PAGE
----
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Preucil sexual-misconduct allegations prompt reflection, action

August 5, 2018

Preucil sexual-misconduct allegations prompt reflection, action

CLEVELAND, Ohio – Call it a sonic boom.

Accusations of sexual misconduct against Cleveland Orchestra concertmaster William Preucil and resulting suspension sent a shock wave through Northeast Ohio’s classical music community, prompting reflection and action across the spectrum.

“I think that it shows that times have begun to change,” said Zeneba Bowers, the Nashville Symphony Orchestra violinist who set off the process by relating an alleged 1998 incident with Preucil to The Washington Post.

“It is long past time that we stop enabling, excusing and covering up this type of behavior. ... We can do so much better.”

Preucil has not responded publicly to his suspension from the Cleveland Orchestra or to Bowers’ allegations in The Washington Post that he began “aggressively kissing her, opening her buttons, pushing her onto the bed” in a Miami hotel room in 1998.

He also has not commented on a second incident reported in The Washington Post, also involving another female former member of Miami’s New World Symphony.

There has, however, been movement. Last week, a spokeswoman for the Cleveland Institute of Music, where Preucil served on the faculty, said the violinist tendered his resignation from the school on July 28, the day after his suspension from the Cleveland Orchestra was announced.

Colleagues of Preucil’s expressed relief at that news. While declining to speak on the record, fellow teachers and orchestra members said Preucil was right to step down and voiced the desire to move forward and strictly enforce a zero-tolerance policy.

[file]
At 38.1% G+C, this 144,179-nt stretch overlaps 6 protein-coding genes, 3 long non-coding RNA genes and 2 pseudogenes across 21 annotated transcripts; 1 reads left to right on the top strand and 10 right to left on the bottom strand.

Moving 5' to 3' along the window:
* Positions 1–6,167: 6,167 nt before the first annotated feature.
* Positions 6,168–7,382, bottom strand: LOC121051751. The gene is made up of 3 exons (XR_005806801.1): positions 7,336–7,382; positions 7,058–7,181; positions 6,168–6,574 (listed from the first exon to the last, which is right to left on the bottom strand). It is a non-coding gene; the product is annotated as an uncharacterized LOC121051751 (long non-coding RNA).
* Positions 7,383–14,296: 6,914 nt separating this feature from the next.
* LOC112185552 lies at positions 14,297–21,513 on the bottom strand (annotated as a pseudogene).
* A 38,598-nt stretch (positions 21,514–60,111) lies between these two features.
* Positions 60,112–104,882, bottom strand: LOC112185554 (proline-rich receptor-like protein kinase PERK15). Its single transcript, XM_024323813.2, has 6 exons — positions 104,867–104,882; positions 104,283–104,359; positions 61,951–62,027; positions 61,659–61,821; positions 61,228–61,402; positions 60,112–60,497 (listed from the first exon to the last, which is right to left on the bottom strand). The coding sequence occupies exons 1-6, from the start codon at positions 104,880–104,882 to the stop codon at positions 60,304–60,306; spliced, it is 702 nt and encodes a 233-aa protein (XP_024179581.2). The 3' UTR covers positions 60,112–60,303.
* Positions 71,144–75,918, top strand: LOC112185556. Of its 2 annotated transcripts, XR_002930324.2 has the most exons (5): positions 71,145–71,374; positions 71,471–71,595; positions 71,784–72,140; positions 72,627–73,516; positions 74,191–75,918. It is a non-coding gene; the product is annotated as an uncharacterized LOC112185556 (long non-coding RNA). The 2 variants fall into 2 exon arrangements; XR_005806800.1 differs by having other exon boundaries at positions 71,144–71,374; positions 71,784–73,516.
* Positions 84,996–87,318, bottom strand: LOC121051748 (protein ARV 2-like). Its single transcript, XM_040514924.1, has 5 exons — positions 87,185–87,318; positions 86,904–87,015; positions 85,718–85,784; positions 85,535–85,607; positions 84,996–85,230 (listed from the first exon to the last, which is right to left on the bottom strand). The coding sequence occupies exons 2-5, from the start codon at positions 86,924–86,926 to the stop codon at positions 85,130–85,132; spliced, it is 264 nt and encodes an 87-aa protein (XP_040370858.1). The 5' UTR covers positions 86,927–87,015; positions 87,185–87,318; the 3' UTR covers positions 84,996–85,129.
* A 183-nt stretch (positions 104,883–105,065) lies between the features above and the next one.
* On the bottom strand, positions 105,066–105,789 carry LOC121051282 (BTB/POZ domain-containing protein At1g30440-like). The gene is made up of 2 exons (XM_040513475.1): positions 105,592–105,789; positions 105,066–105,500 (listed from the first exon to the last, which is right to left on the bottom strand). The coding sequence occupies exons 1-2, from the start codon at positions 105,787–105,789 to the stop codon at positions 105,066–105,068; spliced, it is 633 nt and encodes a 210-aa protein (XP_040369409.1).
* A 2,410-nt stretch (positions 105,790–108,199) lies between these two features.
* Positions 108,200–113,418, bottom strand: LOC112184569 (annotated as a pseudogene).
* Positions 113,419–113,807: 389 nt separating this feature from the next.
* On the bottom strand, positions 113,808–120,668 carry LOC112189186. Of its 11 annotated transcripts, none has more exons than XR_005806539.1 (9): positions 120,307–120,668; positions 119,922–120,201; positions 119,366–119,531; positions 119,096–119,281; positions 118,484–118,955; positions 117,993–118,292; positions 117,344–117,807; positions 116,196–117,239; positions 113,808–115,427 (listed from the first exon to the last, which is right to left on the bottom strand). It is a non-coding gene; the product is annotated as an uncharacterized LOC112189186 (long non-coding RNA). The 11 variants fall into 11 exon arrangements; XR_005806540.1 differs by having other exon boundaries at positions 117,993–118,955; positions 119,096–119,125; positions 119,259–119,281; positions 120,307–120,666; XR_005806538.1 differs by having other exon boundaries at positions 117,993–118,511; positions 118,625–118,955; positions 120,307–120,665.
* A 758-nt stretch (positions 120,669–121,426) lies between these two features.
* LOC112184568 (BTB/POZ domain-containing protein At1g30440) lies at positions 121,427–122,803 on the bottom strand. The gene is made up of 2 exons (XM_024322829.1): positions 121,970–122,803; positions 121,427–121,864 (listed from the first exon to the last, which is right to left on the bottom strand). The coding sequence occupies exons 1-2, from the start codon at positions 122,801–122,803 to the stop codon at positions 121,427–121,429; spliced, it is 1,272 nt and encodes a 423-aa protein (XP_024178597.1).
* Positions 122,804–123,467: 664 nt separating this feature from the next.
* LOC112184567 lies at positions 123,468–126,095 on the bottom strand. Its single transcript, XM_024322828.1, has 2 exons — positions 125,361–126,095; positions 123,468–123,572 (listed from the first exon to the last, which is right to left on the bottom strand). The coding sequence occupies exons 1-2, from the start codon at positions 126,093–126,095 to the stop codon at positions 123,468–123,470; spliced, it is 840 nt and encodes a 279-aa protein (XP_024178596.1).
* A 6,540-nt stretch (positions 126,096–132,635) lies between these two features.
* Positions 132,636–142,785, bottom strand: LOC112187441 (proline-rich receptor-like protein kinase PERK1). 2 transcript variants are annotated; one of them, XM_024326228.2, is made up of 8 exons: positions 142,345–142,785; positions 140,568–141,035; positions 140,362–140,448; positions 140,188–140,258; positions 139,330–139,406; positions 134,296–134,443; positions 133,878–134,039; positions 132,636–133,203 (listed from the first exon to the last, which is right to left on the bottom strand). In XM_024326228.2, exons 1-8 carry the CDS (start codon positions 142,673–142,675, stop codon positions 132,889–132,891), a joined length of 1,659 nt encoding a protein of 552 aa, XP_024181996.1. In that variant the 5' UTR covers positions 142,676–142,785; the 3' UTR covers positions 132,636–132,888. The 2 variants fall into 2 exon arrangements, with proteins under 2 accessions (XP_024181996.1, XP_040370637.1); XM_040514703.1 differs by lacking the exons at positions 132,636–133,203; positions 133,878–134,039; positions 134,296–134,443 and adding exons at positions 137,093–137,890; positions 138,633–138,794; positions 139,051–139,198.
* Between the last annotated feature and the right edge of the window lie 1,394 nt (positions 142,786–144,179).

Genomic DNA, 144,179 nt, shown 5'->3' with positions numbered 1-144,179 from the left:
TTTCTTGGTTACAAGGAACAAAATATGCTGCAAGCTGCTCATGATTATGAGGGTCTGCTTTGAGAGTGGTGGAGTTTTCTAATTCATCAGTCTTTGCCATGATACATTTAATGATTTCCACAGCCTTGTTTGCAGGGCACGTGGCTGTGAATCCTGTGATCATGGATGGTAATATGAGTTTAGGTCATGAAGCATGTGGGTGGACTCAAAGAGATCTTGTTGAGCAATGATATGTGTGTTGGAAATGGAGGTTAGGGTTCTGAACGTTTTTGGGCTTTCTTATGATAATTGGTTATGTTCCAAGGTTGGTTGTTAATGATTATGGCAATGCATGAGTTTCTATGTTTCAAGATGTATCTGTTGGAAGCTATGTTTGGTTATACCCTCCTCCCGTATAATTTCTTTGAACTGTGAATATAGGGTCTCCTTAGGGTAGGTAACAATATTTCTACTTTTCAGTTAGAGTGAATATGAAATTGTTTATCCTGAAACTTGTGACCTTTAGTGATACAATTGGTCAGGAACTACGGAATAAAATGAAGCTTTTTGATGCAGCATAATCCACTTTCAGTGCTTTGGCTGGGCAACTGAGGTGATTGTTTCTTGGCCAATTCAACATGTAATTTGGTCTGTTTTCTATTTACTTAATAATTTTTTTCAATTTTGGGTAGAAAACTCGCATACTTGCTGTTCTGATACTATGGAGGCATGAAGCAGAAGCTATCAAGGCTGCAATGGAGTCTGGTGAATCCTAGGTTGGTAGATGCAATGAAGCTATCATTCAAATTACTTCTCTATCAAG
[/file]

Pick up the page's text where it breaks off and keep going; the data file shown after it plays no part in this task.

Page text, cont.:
Bowers echoed those sentiments.

“I hope all organizations will reconsider their focus on protecting famous [or] highly regarded individuals and figureheads, and focus more on their moral responsibility to create and foster safe working environments,” she said via email.

Meanwhile, at the Cleveland Orchestra, Preucil remains on the roster and the payroll. A spokesman said the group is still investigating the situation. “I will be in contact once we have further information to share,” he said.

Concert presenters elsewhere are taking action of their own. In the wake of The Washington Post story and other related articles, at least three organizations have canceled scheduled appearances by Preucil: the Santa Fe Chamber Music Festival, the University of Texas at Austin and the Grand Teton Music Festival.

Bowers, for her part, said the response to her story has been positive. A few, she said, have accused her of naivete, asking why she allegedly joined Preucil in a hotel room, but ”[T]hose questions are less often asked, and more frequently pushed back on.”

Similarly, she added, she has gotten past questions of why she chose to speak up now, 20 years after the alleged incident. The answer, she said, is two-fold but simple: She was asked, and it was time.  

Just as smoking in public became socially unacceptable, so is a “sea change” with regard to sexual discrimination and harassment under way, Bowers said.

By speaking up now, Bowers said she felt she could make a difference and keep future generations of artists from experiencing what she did and feeling limitations on their careers as a result.

“I knew that many would not believe me, and that many would blame me, but I felt that the time had come to come forward and that it was at least possible that some change could happen,” Bowers said.

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